Saturday, December 03, 2016

I Escaped From Devil's Island

Sweat and sadism abound in this lean slice of pulp set in French Guiana in 1918. Every frame looks like a Mort Kunstler cover painting for STAG, and director William Witney and screenwriter Richard Adams (THE SLAMS) play up the machismo for maximum effect. Blood and beatings fill most scenes, though I ESCAPED FROM DEVIL'S ISLAND manages to slow down long enough for star Jim Brown to play footsie with a randy Indian widow.

Brown (SLAUGHTER) stars as LeBras, an individualistic black prisoner forced to endure intense manual labor and daily beatings by the brutal guards, who are sanctioned by one-armed warden Marteau (Paul Richards). Fed up, LeBras escapes into the surf on a raft sewn together with animal skins. Along for the ride are gay couple Jo Jo (THE YOUNG REBELS star Rick Ely) and Dazzas (veteran TV heavy James Luisi) and Commie pacifist Devert (Christopher George), who starts the movie believing the prison’s harsh conditions can be tamed through words.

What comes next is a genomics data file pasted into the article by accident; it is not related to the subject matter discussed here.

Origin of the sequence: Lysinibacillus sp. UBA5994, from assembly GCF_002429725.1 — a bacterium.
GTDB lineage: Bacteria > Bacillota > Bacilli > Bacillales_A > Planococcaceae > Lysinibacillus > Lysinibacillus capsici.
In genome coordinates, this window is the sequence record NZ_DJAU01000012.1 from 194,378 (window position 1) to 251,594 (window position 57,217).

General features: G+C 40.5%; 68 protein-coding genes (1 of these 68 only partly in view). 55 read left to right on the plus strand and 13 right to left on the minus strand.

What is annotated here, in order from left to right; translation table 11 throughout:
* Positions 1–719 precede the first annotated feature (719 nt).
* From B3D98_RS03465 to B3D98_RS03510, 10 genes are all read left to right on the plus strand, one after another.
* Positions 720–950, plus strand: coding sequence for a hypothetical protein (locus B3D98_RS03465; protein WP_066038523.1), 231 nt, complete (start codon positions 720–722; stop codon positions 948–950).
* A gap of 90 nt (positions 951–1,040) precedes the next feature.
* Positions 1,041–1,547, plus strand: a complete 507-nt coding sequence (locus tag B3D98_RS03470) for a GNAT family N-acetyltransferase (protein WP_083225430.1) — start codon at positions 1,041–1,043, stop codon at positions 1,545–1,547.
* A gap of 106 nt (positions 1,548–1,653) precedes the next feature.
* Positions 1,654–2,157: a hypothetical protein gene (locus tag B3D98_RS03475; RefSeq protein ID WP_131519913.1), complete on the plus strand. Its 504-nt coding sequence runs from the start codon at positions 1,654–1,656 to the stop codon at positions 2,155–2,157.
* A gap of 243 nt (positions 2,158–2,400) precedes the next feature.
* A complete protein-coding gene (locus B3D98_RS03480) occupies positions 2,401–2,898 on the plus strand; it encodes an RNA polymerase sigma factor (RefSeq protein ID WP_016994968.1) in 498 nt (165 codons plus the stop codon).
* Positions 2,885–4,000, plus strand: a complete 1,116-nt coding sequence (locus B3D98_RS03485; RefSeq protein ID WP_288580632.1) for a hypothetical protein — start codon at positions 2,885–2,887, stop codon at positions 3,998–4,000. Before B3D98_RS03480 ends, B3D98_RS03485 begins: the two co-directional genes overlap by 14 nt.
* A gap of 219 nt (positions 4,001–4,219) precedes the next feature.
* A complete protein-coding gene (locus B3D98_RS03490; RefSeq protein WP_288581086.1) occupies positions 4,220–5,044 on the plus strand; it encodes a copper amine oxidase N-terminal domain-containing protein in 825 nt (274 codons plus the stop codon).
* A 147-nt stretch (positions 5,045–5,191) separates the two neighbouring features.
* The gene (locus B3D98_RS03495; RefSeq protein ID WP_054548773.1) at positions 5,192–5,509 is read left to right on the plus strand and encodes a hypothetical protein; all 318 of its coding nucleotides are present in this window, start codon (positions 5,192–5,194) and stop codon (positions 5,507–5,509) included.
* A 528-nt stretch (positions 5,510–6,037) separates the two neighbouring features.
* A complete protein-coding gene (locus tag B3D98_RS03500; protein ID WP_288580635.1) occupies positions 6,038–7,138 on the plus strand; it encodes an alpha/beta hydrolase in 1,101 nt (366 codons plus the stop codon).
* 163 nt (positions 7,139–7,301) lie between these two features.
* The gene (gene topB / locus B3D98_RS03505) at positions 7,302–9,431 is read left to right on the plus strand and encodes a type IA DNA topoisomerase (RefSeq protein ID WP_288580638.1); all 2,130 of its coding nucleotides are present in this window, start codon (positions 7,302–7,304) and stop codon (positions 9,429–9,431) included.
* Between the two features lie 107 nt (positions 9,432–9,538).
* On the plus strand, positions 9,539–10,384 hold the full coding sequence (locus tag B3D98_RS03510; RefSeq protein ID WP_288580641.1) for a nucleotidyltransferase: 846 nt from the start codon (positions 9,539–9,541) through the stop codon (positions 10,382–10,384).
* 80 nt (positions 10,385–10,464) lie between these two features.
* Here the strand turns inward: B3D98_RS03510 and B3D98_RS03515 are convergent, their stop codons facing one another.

Brown is his typical tight-lipped self and carries most of the action, leaving it to George (THE RAT PATROL), playing against type as a political prisoner who abhors violence, to shore up the adventure trappings with a thin slab of social commentary. PAPILLON, which opened shortly after, was the obvious inspiration for this old-fashioned potboiler produced by brothers Roger and Gene Corman. It was one of the last features directed by William Witney, who made Republic’s best serials in the 1930s and ‘40s, including SPY SMASHER and THE ADVENTURES OF CAPTAIN MARVEL. The Acapulco-lensed adventure has serial-like pacing, introducing the escapees to a wild succession of obstacles in their flight from the titular island, including sharks, lepers, sex-crazed natives, and corrupt policemen. Backed by a pompous Les Baxter score, I ESCAPED FROM DEVIL’S ISLAND plays just as crudely as its blunt title implies, and thank goodness for it.

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